Aging in super-glassy polymers such as poly(trimethylsilylpropyne) (PTMSP) prohibits it from being used in polymer membranes for separating gas mixtures. While these polymers are initially very porous and large amounts of gas can selectively pass through them, they quickly pack into a denser phase becoming much less porous and permeable. This age-old problem has been solved by the use of an ultraporous additive that allows PTMSP to maintain its low-density, porous initial state by absorbing a portion of the polymer chains within its pores, and holding them in position. This is the first time that this aging process has been stopped in PTMSP without diminishing its properties when prepared as a gas separation membrane.1,2 In fact, the membrane properties are enhanced with an additive,3 and over approximately one year of long-term measurements show that the performance is maintained.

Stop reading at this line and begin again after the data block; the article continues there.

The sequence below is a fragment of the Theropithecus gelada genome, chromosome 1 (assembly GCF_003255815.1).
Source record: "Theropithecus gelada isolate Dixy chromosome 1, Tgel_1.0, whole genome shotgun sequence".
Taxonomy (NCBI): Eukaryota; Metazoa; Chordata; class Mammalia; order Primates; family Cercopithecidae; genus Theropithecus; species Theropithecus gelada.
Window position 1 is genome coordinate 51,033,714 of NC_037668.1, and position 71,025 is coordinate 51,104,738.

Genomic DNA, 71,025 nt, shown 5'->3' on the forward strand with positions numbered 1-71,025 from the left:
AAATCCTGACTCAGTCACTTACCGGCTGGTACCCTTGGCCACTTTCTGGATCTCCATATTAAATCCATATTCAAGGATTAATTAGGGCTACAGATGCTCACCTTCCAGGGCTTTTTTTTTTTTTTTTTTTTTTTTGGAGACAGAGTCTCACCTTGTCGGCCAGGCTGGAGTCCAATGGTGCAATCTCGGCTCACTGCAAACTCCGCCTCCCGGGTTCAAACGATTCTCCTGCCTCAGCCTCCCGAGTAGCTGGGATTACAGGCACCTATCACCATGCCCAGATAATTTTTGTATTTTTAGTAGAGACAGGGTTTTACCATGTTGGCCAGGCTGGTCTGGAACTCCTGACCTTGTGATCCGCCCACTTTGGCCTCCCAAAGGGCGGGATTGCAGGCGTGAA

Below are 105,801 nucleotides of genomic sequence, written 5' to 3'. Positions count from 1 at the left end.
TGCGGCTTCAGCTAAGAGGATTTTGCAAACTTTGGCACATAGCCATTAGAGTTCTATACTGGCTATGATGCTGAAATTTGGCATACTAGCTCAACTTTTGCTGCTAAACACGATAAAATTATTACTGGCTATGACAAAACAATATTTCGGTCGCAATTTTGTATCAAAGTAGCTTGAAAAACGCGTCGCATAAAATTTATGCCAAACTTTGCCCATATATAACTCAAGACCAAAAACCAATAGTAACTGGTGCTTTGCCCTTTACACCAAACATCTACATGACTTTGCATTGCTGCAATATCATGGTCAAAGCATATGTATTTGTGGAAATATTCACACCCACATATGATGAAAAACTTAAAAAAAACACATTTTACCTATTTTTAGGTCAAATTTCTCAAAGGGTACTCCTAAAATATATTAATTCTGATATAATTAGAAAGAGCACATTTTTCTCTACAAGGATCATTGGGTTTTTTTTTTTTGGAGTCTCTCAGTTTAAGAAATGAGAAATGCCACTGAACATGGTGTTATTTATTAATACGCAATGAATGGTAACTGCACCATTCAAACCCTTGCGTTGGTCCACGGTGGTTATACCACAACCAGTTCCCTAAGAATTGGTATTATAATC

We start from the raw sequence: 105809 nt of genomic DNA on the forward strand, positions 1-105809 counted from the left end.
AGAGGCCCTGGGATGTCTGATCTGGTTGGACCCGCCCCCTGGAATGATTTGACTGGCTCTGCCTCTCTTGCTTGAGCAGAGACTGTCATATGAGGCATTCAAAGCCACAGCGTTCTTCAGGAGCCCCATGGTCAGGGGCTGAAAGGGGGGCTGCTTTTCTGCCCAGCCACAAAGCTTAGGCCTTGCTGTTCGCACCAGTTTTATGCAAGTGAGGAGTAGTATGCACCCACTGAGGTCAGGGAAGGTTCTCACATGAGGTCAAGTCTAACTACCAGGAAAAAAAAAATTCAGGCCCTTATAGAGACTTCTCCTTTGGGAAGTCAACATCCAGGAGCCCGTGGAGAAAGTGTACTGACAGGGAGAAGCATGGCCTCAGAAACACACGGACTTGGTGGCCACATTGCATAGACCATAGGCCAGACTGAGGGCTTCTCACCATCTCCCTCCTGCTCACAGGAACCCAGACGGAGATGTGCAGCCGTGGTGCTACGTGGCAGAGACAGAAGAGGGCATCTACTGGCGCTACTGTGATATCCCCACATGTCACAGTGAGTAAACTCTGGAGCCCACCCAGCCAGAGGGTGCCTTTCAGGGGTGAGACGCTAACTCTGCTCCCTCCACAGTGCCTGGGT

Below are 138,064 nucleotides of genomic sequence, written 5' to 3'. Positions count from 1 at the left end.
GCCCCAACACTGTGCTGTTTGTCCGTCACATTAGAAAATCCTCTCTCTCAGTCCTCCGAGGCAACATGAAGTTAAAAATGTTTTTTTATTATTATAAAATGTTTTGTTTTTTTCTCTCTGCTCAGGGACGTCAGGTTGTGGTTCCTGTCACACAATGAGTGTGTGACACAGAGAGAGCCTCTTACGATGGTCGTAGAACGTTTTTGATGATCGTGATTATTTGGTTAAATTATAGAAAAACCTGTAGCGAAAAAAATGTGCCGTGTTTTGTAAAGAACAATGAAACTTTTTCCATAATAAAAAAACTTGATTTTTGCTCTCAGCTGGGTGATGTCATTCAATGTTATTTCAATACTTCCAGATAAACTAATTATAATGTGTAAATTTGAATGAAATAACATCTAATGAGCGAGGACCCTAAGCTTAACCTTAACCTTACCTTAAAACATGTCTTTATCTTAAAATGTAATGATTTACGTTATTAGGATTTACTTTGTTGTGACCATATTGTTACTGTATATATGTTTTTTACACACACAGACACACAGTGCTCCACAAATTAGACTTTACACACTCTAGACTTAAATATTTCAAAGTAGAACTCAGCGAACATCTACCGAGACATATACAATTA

The addition of a very specific porous microparticle forms an interwoven nanocomposite with PTMSP, freezing the structure and hence stopping the aging process, but doing so whilst increasing the permeability and maintaining the selectivity. Porous Aromatic Frameworks (PAFs) are carbon-based structures formed by the self-condensation of tetrahedral monomer nodes to establish an ultraporous array.4 The regular nanopores of around 1.2 nm diameter are attractive for the intercalation of polymer side-chain components when incorporated within the PTMSP matrix, thereby freezing the as-cast lower-density polymer structure in place and stopping the aging process.5,6 This mechanism is distinct from the enhanced permeability effect of non-porous nanoparticle and porous nanoparticle additions to PTMSP that prop open the polymer chains at the nanoparticle/polymer boundary but do not prevent aging.
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